• Tensions increased along the border- border guards kept getting into fights.
  • When the Soviet Prime minister met Zhou Enlai, relations remained cold.
  • China's foreign policy was changed by Mao- he changed China's approach to the USA which meant improved relations with America and hostilities with the USSR. 
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The Sino-American rapprochement

China's reasons:

  • Esclating Vietnam war threatened to increase US involvement in the reigon.
  • Conflict with Taiwan.
  • Hostile neighbours e.g. Japan, South Korea and India.
  • Tension over border with India- short war in 1962 and tensions remained high.
  • Can't be hostile with both superpowers.

America's reasons:

  • Allie with other communist power- split communism movement in half.
  • Weaken the USSR massively.
  • Get out of Vietnam- China could isolate Soviet ships going to North Vietnam with weapons so US control could be handed over to South Vietnamese.
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The Sino-American rapprochement continued

What was achieved by China and the USA:

  • Ping-pong diplomacy: 1971 American table-tennis team invited to play in China which improved friendship between the two superpowers.
  • Trade and travel restrictions were relaxed.
  • In 1971 Kissinger visited- him and Enlai built a good working relationship.
  • In 1972 Nixon visited- a comminique was produced to allow both sides to stress differences and common ground. Nixon also listened to Mao's teachings for 2 hours and Mao regarded this as a success as they were listning to him and not vice versa.
  • In 1975, Ford the new president also visited China.
  • Chinese visited Eastern European countries to strengthen ties with them- Yugoslavia and Romania were the most successful as they became more independant from USSR.
  • Trade between China and USA increased from $5 million to $500 million a year.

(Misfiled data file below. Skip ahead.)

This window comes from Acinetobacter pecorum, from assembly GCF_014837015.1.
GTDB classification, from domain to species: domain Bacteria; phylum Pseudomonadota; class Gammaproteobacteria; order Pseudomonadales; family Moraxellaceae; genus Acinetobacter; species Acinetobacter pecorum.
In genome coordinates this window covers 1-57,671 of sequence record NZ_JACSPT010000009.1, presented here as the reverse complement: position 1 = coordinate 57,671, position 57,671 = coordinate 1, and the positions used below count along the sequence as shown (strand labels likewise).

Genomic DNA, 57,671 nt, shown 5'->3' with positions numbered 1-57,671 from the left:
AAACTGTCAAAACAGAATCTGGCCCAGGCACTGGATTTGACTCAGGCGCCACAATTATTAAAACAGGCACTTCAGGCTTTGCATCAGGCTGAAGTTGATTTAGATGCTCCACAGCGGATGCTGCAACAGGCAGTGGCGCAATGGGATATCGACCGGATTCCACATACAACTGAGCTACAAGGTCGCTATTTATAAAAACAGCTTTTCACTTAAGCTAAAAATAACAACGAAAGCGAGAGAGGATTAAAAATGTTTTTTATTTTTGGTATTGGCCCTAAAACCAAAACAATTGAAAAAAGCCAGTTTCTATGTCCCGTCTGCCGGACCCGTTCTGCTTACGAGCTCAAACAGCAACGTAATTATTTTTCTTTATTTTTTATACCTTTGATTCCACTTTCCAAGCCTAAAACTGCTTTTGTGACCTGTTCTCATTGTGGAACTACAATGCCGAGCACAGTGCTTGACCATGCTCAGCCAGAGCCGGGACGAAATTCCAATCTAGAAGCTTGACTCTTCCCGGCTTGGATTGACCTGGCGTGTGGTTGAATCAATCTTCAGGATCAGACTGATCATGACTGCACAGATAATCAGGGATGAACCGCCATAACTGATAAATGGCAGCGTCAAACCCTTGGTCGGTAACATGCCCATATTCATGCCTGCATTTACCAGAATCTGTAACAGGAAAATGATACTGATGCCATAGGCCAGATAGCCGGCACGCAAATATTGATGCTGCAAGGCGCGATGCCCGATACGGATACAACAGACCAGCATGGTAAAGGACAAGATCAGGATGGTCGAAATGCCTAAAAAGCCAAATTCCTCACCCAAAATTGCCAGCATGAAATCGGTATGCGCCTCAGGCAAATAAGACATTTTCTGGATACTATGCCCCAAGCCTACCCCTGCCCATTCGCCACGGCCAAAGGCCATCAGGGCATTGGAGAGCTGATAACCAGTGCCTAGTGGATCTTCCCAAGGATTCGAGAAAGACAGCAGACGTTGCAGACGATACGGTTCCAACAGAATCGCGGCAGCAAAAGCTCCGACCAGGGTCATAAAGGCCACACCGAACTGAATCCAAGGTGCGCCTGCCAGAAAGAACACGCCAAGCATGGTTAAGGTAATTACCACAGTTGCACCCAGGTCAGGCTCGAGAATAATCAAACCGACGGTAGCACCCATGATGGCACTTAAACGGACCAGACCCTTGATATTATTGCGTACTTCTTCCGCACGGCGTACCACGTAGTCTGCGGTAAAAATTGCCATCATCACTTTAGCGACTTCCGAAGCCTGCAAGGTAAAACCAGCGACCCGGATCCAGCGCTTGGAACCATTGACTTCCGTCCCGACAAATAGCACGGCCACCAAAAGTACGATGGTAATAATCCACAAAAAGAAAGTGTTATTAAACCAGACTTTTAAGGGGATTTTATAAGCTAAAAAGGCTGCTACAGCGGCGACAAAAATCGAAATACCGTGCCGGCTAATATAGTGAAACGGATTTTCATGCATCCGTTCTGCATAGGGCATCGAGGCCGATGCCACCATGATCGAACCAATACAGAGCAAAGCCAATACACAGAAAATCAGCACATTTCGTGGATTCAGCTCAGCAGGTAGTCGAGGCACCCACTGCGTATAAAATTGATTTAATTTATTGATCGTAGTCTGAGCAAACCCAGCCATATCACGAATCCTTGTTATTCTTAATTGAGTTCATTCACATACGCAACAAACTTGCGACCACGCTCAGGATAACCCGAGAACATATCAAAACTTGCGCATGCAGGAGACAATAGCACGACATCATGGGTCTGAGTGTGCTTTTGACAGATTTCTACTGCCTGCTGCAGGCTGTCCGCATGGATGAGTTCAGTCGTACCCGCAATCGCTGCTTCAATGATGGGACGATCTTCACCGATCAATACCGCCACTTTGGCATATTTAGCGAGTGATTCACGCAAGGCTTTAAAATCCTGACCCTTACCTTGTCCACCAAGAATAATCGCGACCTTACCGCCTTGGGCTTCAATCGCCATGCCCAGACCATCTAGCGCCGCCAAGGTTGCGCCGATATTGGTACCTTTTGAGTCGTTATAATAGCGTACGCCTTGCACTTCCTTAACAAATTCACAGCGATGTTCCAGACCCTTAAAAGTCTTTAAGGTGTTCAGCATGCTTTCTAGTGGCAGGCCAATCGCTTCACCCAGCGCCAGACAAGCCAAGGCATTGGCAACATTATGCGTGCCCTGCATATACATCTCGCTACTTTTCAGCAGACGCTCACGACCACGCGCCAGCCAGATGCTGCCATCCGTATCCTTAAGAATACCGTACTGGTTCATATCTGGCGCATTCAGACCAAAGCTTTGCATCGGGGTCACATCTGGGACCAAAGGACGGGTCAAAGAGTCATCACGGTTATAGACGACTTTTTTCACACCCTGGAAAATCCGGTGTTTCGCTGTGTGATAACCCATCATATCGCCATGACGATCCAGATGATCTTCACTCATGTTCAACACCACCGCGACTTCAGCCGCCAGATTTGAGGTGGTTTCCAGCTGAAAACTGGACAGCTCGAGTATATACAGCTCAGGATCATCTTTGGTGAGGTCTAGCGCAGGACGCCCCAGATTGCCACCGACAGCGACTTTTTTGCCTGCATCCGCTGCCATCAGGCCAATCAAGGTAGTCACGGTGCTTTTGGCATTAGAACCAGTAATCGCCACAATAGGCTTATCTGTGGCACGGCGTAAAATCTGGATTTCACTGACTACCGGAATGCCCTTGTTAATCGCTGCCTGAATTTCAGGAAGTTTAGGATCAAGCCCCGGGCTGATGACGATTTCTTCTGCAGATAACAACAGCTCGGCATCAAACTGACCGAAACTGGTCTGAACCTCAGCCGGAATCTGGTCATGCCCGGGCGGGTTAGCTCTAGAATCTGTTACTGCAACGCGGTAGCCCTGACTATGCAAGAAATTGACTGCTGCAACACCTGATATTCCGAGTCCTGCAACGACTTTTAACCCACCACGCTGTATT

• America's allies such as Japan and Taiwan were shocked about America's new relationship with China.
  • US support for Taiwan deterriorated- they were expelled off the UN security council.
  • China's allies were also shocked by it's new relations with the USA. 
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The Sino-American rapprochement continued

  • Mao and his government gained prestige and popularity- this made up for the damage done in the Cultural Revolution and Mao's rival, Lin Bao, came to his downfall. Zhou Enlai's power was also enhanced and that would help him open up China to the rest of the world for relations.
  • Opportunities provided to undermine the USSR. After the communique was established it said that 'each (China and USA) is opposed to any other country or group of countries to establish hegemony'- this meant that neither wanted the USSR to have control in Eastern Europe so was a direct attack on the USSR.
  • USA could put pressure on the USSR- the USSR then gave more concessions at the Detente talks ( SALT treaties and talks).
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Implications for US-Soviet relations

US-Soviet relations came across implications from the rapprochement by the USA and China:

  • USSR had to change their way of thinking about world relations- it had to do a triangular diplomacy because Chinese support for the Soviets was no longer guarenteed, and if the USSR didn't offer concessions to the US it could be pushed towards a closer frienship with China.
  • The Soviet position was massively weakened by the Sino-American relations.
  • The Soviet Union was brought to the negotiating table and made concessions to the USA- Nixon's visit to China made the USSR more amenable to US wishes.
  • All the pressures on the USSR led to Detente in the 1970s- there was a permenant relaxation in superpower relations that gave arguements on trade, arms limitations and human rights.